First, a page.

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An Investigation Into The Effects Of Sugar Upon Aptitude Levels

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Introduction

An Investigation Into The Effects Of Sugar Upon Aptitude Levels

Abstract

        The aim of this study was to discover whether sugar intake has an effect upon people’s cognitive aptitude. This was done by dividing the sample into three conditions (high sugar drink, low sugar drink and control.) The participants were then asked to drink the drink given (with the exception of the control condition.) and then fill out an aptitude test. Once all the results had been gathered they were put through the Mann Whitney (U) test. The results showed that sugar has a detrimental effect on aptitude.

Introduction

        Physiological psychology is the study of how the brain affects the body, and how the two work in tandem. This has been explored in this study, as sugar levels have an effect upon both physical and mental performance. Sugar can be burned by the body to produce energy, but at the same time it has a negative effect on the brain, which is clear from the results. Shachter and Singer’s investigation (1962) is similar to this study, in that they tested the effects of epinephrine on participants ability to operate in a certain environment, and certain elements of their

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Middle

Participants – The sample used for this study was a group of 12 participants aged between 16 and 25; 12 female and 12 male. These were divided into three groups, each consisting of two males and two females. The participants were all taken from my peer group.

Materials – To carry out this experiment the following things were needed:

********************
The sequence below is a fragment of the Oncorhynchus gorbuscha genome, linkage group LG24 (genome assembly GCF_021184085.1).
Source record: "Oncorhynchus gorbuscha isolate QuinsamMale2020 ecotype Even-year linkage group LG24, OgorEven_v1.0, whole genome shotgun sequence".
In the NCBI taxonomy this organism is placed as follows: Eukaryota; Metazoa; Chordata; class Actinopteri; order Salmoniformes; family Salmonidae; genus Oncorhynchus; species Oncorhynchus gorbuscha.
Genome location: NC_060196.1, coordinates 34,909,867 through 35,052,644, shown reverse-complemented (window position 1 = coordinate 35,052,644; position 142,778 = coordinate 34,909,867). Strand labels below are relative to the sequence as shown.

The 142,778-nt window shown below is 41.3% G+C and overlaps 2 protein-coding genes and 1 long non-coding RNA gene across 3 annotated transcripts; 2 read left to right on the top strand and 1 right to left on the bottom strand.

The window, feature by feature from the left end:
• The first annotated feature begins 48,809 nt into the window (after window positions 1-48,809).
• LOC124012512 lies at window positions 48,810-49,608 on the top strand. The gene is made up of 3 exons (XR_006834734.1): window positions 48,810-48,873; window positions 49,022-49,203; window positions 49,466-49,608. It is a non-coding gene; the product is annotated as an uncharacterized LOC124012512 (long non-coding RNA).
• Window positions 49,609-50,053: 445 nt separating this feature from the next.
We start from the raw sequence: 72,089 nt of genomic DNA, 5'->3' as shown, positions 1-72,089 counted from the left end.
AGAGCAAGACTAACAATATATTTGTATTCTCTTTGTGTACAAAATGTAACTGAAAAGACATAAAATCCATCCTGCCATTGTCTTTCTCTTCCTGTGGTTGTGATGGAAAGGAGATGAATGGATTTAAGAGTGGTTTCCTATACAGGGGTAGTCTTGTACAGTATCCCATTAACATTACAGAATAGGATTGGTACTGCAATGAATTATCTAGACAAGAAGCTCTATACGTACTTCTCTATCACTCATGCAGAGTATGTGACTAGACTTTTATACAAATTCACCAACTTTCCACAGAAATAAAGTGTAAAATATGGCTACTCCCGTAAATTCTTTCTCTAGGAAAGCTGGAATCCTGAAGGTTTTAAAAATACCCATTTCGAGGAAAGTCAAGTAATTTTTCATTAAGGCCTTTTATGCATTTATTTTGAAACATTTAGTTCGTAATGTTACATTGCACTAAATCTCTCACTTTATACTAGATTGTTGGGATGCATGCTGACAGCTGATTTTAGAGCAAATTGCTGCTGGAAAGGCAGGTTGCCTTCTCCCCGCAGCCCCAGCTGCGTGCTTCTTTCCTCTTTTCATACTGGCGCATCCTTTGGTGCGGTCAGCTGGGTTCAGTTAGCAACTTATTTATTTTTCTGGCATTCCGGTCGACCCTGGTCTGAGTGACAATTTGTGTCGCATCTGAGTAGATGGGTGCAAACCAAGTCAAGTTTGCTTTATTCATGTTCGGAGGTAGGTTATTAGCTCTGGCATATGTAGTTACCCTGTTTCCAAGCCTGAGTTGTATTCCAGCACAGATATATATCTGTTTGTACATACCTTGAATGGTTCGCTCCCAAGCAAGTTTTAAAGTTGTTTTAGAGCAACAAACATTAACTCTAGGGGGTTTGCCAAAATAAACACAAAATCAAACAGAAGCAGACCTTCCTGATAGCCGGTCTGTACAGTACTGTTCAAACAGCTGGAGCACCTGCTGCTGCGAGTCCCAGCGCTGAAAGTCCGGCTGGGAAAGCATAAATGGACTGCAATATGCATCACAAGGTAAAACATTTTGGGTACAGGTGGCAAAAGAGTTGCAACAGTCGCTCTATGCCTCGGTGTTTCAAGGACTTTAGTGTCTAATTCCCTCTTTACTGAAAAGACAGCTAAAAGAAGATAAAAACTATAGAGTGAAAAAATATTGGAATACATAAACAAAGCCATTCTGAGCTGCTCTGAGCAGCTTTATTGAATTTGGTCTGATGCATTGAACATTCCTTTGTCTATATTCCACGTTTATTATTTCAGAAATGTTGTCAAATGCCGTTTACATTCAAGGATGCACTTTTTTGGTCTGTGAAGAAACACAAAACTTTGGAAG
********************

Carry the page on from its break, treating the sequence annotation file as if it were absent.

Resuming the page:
• Two separate aptitude tests, one on technological skills and one on word association
  • Two drinks, one with a high sugar content and one with a low sugar content.

Procedure – We told the subjects to drink their drink if they were in the high or low sugar group, and to wait 5 minutes to allow the sugar time to enter the subject’s bloodstream. Once the 5 minutes was up the subject was asked to perform the aptitude tests in as much time as they required. Once the data had been collected it was placed in a table, along with the condition and gender of the subject. The scores gathered were all out of 20 (10 questions per test).

Controls – There were an equal amount of males and females of a similar age group in the sample used. All subjects were given an equal amount of drink, as varying amounts would contain different amounts of sugar, which could affect the results.

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Conclusion

Bibliography

  • Hugh Coolican (1995) – Introduction to Research Methods and Statistics in Psychology (Hodder & Stoughton)
  • Richard Gross (1990) – Key Studies in Psychology (Hodder & Stoughton)
  • Anon (1980) – Test Your Aptitude (Reader’s Digest)

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